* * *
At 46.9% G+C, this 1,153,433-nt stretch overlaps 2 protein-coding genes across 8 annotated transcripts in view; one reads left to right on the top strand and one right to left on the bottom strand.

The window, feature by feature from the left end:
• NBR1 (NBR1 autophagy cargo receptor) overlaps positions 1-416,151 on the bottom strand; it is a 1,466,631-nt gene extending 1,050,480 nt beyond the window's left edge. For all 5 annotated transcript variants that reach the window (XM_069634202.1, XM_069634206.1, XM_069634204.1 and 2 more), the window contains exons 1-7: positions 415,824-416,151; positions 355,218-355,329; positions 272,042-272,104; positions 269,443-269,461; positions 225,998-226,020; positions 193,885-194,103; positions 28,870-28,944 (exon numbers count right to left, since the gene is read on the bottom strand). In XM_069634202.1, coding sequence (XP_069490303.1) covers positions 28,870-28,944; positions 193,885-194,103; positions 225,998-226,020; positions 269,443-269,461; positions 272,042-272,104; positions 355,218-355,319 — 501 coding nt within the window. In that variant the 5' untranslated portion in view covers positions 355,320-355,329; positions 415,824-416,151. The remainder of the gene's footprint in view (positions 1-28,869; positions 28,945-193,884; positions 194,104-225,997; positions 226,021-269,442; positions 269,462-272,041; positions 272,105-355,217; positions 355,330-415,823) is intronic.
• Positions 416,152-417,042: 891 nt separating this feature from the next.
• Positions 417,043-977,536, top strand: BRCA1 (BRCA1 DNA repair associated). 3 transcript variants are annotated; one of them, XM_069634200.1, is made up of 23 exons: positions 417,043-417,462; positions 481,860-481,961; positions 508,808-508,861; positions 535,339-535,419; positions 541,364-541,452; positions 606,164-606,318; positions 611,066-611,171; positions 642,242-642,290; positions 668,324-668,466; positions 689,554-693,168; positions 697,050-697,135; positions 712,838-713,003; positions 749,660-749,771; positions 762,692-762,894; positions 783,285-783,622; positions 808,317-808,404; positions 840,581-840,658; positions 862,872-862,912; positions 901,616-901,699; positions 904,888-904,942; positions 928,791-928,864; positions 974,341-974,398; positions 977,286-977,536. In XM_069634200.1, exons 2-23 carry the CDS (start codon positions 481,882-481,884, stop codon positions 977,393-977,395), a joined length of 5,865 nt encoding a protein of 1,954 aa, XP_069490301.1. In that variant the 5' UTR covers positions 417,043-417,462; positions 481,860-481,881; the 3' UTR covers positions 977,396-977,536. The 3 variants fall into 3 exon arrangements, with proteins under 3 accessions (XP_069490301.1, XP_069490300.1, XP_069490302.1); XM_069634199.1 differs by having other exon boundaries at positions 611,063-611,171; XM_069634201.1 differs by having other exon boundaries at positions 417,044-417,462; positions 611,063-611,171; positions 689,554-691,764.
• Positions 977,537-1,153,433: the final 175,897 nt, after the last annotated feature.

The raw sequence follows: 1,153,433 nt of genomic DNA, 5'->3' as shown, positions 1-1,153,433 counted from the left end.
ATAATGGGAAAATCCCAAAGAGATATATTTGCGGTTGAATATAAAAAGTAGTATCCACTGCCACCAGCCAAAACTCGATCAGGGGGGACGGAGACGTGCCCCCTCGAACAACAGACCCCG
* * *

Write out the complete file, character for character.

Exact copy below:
At 46.9% G+C, this 1,153,433-nt stretch overlaps 2 protein-coding genes across 8 annotated transcripts in view; one reads left to right on the top strand and one right to left on the bottom strand.

The window, feature by feature from the left end:
• NBR1 (NBR1 autophagy cargo receptor) overlaps positions 1-416,151 on the bottom strand; it is a 1,466,631-nt gene extending 1,050,480 nt beyond the window's left edge. For all 5 annotated transcript variants that reach the window (XM_069634202.1, XM_069634206.1, XM_069634204.1 and 2 more), the window contains exons 1-7: positions 415,824-416,151; positions 355,218-355,329; positions 272,042-272,104; positions 269,443-269,461; positions 225,998-226,020; positions 193,885-194,103; positions 28,870-28,944 (exon numbers count right to left, since the gene is read on the bottom strand). In XM_069634202.1, coding sequence (XP_069490303.1) covers positions 28,870-28,944; positions 193,885-194,103; positions 225,998-226,020; positions 269,443-269,461; positions 272,042-272,104; positions 355,218-355,319 — 501 coding nt within the window. In that variant the 5' untranslated portion in view covers positions 355,320-355,329; positions 415,824-416,151. The remainder of the gene's footprint in view (positions 1-28,869; positions 28,945-193,884; positions 194,104-225,997; positions 226,021-269,442; positions 269,462-272,041; positions 272,105-355,217; positions 355,330-415,823) is intronic.
• Positions 416,152-417,042: 891 nt separating this feature from the next.
• Positions 417,043-977,536, top strand: BRCA1 (BRCA1 DNA repair associated). 3 transcript variants are annotated; one of them, XM_069634200.1, is made up of 23 exons: positions 417,043-417,462; positions 481,860-481,961; positions 508,808-508,861; positions 535,339-535,419; positions 541,364-541,452; positions 606,164-606,318; positions 611,066-611,171; positions 642,242-642,290; positions 668,324-668,466; positions 689,554-693,168; positions 697,050-697,135; positions 712,838-713,003; positions 749,660-749,771; positions 762,692-762,894; positions 783,285-783,622; positions 808,317-808,404; positions 840,581-840,658; positions 862,872-862,912; positions 901,616-901,699; positions 904,888-904,942; positions 928,791-928,864; positions 974,341-974,398; positions 977,286-977,536. In XM_069634200.1, exons 2-23 carry the CDS (start codon positions 481,882-481,884, stop codon positions 977,393-977,395), a joined length of 5,865 nt encoding a protein of 1,954 aa, XP_069490301.1. In that variant the 5' UTR covers positions 417,043-417,462; positions 481,860-481,881; the 3' UTR covers positions 977,396-977,536. The 3 variants fall into 3 exon arrangements, with proteins under 3 accessions (XP_069490301.1, XP_069490300.1, XP_069490302.1); XM_069634199.1 differs by having other exon boundaries at positions 611,063-611,171; XM_069634201.1 differs by having other exon boundaries at positions 417,044-417,462; positions 611,063-611,171; positions 689,554-691,764.
• Positions 977,537-1,153,433: the final 175,897 nt, after the last annotated feature.

The raw sequence follows: 1,153,433 nt of genomic DNA, 5'->3' as shown, positions 1-1,153,433 counted from the left end.
ATAATGGGAAAATCCCAAAGAGATATATTTGCGGTTGAATATAAAAAGTAGTATCCACTGCCACCAGCCAAAACTCGATCAGGGGGGACGGAGACGTGCCCCCTCGAACAACAGACCCCG